# Why is arima in R one time step off?

I've recently noticed an odd behavior in a few timeseries methods. Let's fit an arima model (ar1) to the annual subspots data

library(forecast)
library(ggplot2)

mod_arima <- arima(sunspot.year, c(1, 0, 0), xreg = 1700:1988)


Now, if we use forecast to get the fit on the model, it's a year off. Compare these two plots:

ggplot(sun_dat,
aes(x = years, y = sunspots)) +
geom_line() +
geom_line(y = fitted(mod_arima),
alpha = 0.5, lwd = 2, color = "blue")


To one where we delete the first value and tack on an NA at the end



ggplot(sun_dat,
aes(x = years, y = sunspots)) +
geom_line() +
geom_line(y = c(fitted(mod_arima)[-1], NA),
alpha = 0.5, lwd = 2, color = "blue")


The second lines up perfectly, while the first is obviously one year off. What's going on here?

• This is completely normal if the best prediction of $y_{t+1}$ is roughly $y_{t}$, which happens when the time series is a martingale difference sequence (typical e.g. for prices of shares and other financial instruments). Apr 23, 2019 at 17:01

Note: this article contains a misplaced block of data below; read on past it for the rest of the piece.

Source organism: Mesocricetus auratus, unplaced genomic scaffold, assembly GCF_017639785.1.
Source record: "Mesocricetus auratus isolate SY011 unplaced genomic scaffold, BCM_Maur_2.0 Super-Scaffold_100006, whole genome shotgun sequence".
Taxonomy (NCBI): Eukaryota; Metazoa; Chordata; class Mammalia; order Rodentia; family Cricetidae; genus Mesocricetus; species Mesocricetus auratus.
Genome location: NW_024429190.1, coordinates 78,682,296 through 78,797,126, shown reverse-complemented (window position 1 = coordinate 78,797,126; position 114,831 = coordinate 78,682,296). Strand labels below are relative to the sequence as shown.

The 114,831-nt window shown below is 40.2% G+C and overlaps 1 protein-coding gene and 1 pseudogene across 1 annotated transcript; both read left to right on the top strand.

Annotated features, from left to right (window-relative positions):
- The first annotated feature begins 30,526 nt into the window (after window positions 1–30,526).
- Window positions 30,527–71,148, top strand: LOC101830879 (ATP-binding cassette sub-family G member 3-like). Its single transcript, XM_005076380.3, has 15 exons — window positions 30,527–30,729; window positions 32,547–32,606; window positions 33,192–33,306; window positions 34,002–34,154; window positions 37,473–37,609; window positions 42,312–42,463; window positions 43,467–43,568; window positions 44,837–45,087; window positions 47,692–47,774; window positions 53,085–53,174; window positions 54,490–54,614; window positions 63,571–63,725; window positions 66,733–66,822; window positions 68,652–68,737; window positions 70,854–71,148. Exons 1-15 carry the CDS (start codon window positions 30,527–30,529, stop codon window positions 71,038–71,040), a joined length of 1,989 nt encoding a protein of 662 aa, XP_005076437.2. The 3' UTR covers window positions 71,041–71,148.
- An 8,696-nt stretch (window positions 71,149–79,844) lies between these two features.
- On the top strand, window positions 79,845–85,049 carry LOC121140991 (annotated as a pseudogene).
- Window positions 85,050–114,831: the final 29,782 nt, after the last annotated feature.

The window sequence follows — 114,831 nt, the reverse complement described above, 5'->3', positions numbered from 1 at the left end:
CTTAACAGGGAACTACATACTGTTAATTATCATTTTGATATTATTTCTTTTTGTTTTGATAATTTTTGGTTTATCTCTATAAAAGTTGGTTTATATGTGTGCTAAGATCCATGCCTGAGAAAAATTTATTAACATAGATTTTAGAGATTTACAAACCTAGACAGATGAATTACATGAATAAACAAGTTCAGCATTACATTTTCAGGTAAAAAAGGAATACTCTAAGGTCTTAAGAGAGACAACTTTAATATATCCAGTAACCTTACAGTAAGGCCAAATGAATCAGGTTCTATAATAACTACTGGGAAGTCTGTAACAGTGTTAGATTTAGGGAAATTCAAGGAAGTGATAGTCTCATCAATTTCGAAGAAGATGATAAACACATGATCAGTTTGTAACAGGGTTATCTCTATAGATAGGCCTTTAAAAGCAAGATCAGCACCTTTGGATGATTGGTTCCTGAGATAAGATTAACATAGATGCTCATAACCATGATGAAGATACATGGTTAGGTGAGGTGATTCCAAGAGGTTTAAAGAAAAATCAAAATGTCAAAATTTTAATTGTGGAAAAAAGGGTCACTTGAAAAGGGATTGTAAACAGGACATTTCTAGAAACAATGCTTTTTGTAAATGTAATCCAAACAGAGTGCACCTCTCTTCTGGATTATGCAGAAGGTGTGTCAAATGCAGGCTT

As Richard Hardy writes: if your prediction $$\hat{y}_{t+1}$$ of $$y_{t+1}$$ is pretty much your last observation $$y_t$$, then of course you would expect $$\hat{y}_{t+1}$$ to line up with $$y_t$$, which would show exactly as the one year lag you wonder about.

And if you specify

arima(sunspot.year, c(1, 0, 0), xreg = 1700:1988)


then you fitted exactly that: an AR(1) model. The AR(1) coefficient is estimated to be about 0.81. (With an intercept. Also, if you add the year as a regressor, you will model a trend. Did you intend to do this?)

Incidentally, if you allow auto.arima() to fit a model, it will choose an ARIMA(2,1,3) model, which will not exhibit this lag:

library(forecast)
model <- auto.arima(sunspot.year)
plot(sunspot.year)
lines(model\$fit,col="red")


You could also include the known sunspot period of length 11, though auto.arima() won't automatically fit a SARIMA.

You're fitting an $$ARIMA(1,0,0)$$ model to your data, which means that your fitted model has the form:

$$\hat{Y}_{t+1}-m = a(Y_t-m) + \epsilon$$

So it looks like it's a year off, because all the model is doing is copying the value from the current year $$Y_t$$, with an adjustment $$a$$ and a drift term, and making that the prediction for the next year $$\hat{Y}_{t+1}$$.

Your data looks highly cyclical, you might want to try fitting a seasonal ARIMA model instead of a simple AR(1) or AR(2).